**FPGA Lab 04: Design of 4-bit ALU and Its Implementation in FPGA**

**Objectives**

- Learn how to implement an Arithmetic Logic Unit (ALU) in Verilog.

**Background Information**

An Arithmetic Logic Unit (ALU) is a combinational circuit that performs logical and arithmetic operations on a pair of n-bit operands. The inputs ** a** and

**are signed, two's complement numbers when they are presented to the input of the ALU. The operations performed by an ALU are controlled by a set of**

*b**operation-select*inputs. In this lab, you will design a 4-bit ALU with 2 operation-select inputs,

**aluop[1:0]**. Logical operations take place on the bits that comprise a value (known as

*bitwise*operations), while arithmetic operations treat inputs and outputs as two's complement integers. If an addition results in overflow, enable the

**Overflow**output. The different operations will be selected by a 2-bit control signal called "

**aluop**" according to the following Table.

**Table 1**: ALU Functions

aluop[1:0] |
result = |
Description |

00 | a + b | Addition |

01 | a - b | Subtraction |

10 | a and b | Bit-wise and |

11 | a xor b | Bit-wise xor |

**Lab Experiment**

This lab required the design and construction of a 4-bit ALU with the following specifications using Verilog HDL.

- ALU has two 4-bit inputs operands.
- ALU performs operations such as addition, subtraction, AND and XOR on the two input operands depending on control lines.
- ALU provides an overflow error when the result of any operation exceeds the range of output words.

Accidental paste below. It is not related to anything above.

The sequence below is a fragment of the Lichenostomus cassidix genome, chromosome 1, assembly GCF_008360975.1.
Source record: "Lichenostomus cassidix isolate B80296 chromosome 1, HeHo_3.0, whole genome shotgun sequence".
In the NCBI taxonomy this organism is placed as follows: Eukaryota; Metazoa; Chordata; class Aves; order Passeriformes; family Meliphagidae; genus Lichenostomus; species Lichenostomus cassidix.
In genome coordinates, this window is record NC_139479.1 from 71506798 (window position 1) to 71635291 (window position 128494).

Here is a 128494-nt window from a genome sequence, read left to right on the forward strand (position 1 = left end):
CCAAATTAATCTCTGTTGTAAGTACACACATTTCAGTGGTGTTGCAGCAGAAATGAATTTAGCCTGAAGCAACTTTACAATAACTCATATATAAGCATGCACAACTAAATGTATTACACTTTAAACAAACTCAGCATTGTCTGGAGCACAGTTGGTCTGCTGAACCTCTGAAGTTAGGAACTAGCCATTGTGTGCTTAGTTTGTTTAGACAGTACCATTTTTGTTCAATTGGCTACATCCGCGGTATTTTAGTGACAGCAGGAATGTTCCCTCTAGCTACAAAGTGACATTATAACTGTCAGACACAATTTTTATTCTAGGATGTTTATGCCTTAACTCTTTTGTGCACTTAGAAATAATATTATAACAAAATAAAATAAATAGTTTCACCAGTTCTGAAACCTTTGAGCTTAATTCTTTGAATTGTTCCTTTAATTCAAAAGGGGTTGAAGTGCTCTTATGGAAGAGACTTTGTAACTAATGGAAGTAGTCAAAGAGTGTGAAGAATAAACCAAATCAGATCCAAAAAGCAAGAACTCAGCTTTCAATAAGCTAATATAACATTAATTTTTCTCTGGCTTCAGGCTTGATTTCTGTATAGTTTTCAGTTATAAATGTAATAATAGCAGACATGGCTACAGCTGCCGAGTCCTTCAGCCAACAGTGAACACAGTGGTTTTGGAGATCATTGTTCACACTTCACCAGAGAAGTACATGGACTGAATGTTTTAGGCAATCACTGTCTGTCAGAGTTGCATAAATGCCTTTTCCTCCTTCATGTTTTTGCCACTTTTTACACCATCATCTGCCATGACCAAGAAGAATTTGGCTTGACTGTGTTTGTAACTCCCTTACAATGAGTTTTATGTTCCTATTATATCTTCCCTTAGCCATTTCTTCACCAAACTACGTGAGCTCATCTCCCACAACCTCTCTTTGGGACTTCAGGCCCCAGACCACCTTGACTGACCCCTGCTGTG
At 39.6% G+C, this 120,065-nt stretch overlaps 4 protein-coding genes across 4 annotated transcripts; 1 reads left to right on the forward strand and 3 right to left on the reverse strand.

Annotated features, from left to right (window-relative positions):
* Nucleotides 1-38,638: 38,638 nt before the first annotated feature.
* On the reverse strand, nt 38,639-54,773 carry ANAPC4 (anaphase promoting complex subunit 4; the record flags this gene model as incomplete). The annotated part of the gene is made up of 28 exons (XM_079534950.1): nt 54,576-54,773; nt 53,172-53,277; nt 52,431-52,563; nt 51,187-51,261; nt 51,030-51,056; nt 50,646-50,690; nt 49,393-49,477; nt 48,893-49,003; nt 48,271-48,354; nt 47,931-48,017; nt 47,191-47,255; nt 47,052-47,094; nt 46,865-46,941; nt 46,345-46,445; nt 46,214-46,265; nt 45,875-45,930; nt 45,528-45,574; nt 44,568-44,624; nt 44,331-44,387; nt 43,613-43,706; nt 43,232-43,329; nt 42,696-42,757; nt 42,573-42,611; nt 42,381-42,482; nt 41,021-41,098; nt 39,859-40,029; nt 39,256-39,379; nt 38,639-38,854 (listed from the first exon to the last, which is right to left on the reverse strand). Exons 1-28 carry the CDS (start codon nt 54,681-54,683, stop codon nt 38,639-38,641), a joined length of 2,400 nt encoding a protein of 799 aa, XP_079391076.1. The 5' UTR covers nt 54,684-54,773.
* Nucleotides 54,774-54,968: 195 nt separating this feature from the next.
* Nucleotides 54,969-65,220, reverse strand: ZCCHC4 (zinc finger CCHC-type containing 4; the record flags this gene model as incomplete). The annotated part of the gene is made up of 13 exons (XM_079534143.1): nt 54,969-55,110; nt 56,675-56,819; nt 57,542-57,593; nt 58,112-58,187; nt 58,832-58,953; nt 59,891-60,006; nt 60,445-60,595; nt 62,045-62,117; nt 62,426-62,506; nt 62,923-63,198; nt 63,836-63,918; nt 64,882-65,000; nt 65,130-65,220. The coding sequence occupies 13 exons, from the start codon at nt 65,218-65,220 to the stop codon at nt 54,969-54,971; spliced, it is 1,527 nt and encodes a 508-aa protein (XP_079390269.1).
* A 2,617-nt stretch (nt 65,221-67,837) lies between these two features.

- ALU provides a carry-out signal.

**Using Bottom-Up Design**

In a bottom-up design flow, the entire design is compiled in separate projects and locked down once the designer has achieved timing closure on the blocks. The lower-level partitions are then imported into the top-level project for final integration.

**Test and Check The Results**

Program the code to the board, and use the following input values in the Table to test your code:

ALUOP SW[9:8] | A SW[7:4] | B SW[3:0] | A value Displayed on HEX5, HEX4 | B value Displayed on HEX3, HEX2 | Z value Displayed on HEX1, HEX0 | Z value in Binary LEDR[3:0] | CarryOut LEDR[8] | Overflow LEDR[9] |
---|---|---|---|---|---|---|---|---|

00 (Add) | 0101 | 1100 | ||||||

00 (Add) | 1111 | 0101 | ||||||

00 (Add) | 1010 | 0011 | ||||||

00 (Add) | 1101 | 1010 | ||||||

01 (Sub) | 0101 | 1100 | ||||||

01 (Sub) | 1111 | 0101 | ||||||

01 (Sub) | 1010 | 0011 | ||||||

01 (Sub) | 1101 | 1010 | ||||||

10 (And) | 0101 | 1100 | ||||||

10 (And) | 1111 | 0101 | ||||||

10 (And) | 1010 | 0011 | ||||||

10 (And) | 1101 | 1010 | ||||||

11 (Xor) | 0101 | 1100 | ||||||

11 (Xor) | 1111 | 0101 | ||||||

11 (Xor) | 1010 | 0011 | ||||||

11 (Xor) | 1101 | 1010 |

Record the results in the table, and use the calculator to check with your results (correct or not).